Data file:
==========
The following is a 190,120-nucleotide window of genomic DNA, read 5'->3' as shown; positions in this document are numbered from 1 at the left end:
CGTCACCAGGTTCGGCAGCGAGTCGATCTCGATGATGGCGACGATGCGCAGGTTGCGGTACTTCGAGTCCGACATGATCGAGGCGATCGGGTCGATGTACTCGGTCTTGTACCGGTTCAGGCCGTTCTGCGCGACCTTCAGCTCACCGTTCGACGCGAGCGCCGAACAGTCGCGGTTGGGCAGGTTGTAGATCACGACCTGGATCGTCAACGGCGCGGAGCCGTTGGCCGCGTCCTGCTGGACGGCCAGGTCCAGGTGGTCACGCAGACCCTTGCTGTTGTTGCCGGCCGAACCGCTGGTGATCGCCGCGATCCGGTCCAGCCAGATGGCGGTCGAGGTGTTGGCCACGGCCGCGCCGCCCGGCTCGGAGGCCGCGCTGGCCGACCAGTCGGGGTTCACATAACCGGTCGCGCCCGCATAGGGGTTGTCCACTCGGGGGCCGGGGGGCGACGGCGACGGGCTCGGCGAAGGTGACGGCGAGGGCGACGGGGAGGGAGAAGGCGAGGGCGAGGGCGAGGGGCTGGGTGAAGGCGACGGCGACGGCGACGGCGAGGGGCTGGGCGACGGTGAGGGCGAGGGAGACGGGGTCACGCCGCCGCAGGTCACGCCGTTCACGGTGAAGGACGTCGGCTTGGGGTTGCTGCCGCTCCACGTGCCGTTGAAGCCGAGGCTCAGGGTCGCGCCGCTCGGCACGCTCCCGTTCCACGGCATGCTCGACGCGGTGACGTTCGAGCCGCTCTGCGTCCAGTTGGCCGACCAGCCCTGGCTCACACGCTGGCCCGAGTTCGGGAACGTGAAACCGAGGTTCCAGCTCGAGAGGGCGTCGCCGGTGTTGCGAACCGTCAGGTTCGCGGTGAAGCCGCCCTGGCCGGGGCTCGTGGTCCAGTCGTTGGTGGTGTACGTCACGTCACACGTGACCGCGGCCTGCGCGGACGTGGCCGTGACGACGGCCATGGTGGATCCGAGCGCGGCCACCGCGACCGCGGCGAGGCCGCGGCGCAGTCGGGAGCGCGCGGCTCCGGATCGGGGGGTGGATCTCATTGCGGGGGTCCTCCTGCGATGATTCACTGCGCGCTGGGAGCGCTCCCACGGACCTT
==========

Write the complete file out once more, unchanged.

The following is a 190,120-nucleotide window of genomic DNA, read 5'->3' as shown; positions in this document are numbered from 1 at the left end:
CGTCACCAGGTTCGGCAGCGAGTCGATCTCGATGATGGCGACGATGCGCAGGTTGCGGTACTTCGAGTCCGACATGATCGAGGCGATCGGGTCGATGTACTCGGTCTTGTACCGGTTCAGGCCGTTCTGCGCGACCTTCAGCTCACCGTTCGACGCGAGCGCCGAACAGTCGCGGTTGGGCAGGTTGTAGATCACGACCTGGATCGTCAACGGCGCGGAGCCGTTGGCCGCGTCCTGCTGGACGGCCAGGTCCAGGTGGTCACGCAGACCCTTGCTGTTGTTGCCGGCCGAACCGCTGGTGATCGCCGCGATCCGGTCCAGCCAGATGGCGGTCGAGGTGTTGGCCACGGCCGCGCCGCCCGGCTCGGAGGCCGCGCTGGCCGACCAGTCGGGGTTCACATAACCGGTCGCGCCCGCATAGGGGTTGTCCACTCGGGGGCCGGGGGGCGACGGCGACGGGCTCGGCGAAGGTGACGGCGAGGGCGACGGGGAGGGAGAAGGCGAGGGCGAGGGCGAGGGGCTGGGTGAAGGCGACGGCGACGGCGACGGCGAGGGGCTGGGCGACGGTGAGGGCGAGGGAGACGGGGTCACGCCGCCGCAGGTCACGCCGTTCACGGTGAAGGACGTCGGCTTGGGGTTGCTGCCGCTCCACGTGCCGTTGAAGCCGAGGCTCAGGGTCGCGCCGCTCGGCACGCTCCCGTTCCACGGCATGCTCGACGCGGTGACGTTCGAGCCGCTCTGCGTCCAGTTGGCCGACCAGCCCTGGCTCACACGCTGGCCCGAGTTCGGGAACGTGAAACCGAGGTTCCAGCTCGAGAGGGCGTCGCCGGTGTTGCGAACCGTCAGGTTCGCGGTGAAGCCGCCCTGGCCGGGGCTCGTGGTCCAGTCGTTGGTGGTGTACGTCACGTCACACGTGACCGCGGCCTGCGCGGACGTGGCCGTGACGACGGCCATGGTGGATCCGAGCGCGGCCACCGCGACCGCGGCGAGGCCGCGGCGCAGTCGGGAGCGCGCGGCTCCGGATCGGGGGGTGGATCTCATTGCGGGGGTCCTCCTGCGATGATTCACTGCGCGCTGGGAGCGCTCCCACGGACCTT